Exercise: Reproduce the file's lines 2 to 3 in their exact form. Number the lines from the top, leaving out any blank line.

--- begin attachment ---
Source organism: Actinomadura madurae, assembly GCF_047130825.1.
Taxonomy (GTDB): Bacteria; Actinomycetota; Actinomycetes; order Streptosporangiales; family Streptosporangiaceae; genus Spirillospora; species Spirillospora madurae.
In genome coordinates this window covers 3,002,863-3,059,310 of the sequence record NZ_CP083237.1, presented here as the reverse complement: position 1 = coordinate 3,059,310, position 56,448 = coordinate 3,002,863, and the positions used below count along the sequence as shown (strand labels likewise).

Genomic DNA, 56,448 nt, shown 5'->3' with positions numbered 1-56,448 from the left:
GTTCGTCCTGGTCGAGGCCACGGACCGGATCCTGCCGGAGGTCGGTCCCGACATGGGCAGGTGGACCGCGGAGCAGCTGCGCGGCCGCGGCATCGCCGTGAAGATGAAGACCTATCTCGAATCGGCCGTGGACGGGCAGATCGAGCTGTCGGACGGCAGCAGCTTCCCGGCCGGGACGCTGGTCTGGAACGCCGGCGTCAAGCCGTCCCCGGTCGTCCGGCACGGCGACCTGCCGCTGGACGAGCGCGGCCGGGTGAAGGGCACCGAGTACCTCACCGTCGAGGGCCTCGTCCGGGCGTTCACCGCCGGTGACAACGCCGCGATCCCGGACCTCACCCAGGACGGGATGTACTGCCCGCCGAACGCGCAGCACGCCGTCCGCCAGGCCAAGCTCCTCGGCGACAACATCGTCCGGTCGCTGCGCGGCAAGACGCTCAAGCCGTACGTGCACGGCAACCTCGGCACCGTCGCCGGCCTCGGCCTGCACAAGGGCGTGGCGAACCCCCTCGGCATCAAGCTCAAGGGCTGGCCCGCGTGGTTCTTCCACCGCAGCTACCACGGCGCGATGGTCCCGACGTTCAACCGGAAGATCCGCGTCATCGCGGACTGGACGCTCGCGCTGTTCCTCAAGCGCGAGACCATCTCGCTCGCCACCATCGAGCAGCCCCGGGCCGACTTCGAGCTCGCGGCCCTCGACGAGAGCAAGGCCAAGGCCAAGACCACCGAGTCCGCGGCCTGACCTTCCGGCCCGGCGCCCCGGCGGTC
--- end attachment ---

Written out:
Taxonomy (GTDB): Bacteria; Actinomycetota; Actinomycetes; order Streptosporangiales; family Streptosporangiaceae; genus Spirillospora; species Spirillospora madurae.
In genome coordinates this window covers 3,002,863-3,059,310 of the sequence record NZ_CP083237.1, presented here as the reverse complement: position 1 = coordinate 3,059,310, position 56,448 = coordinate 3,002,863, and the positions used below count along the sequence as shown (strand labels likewise).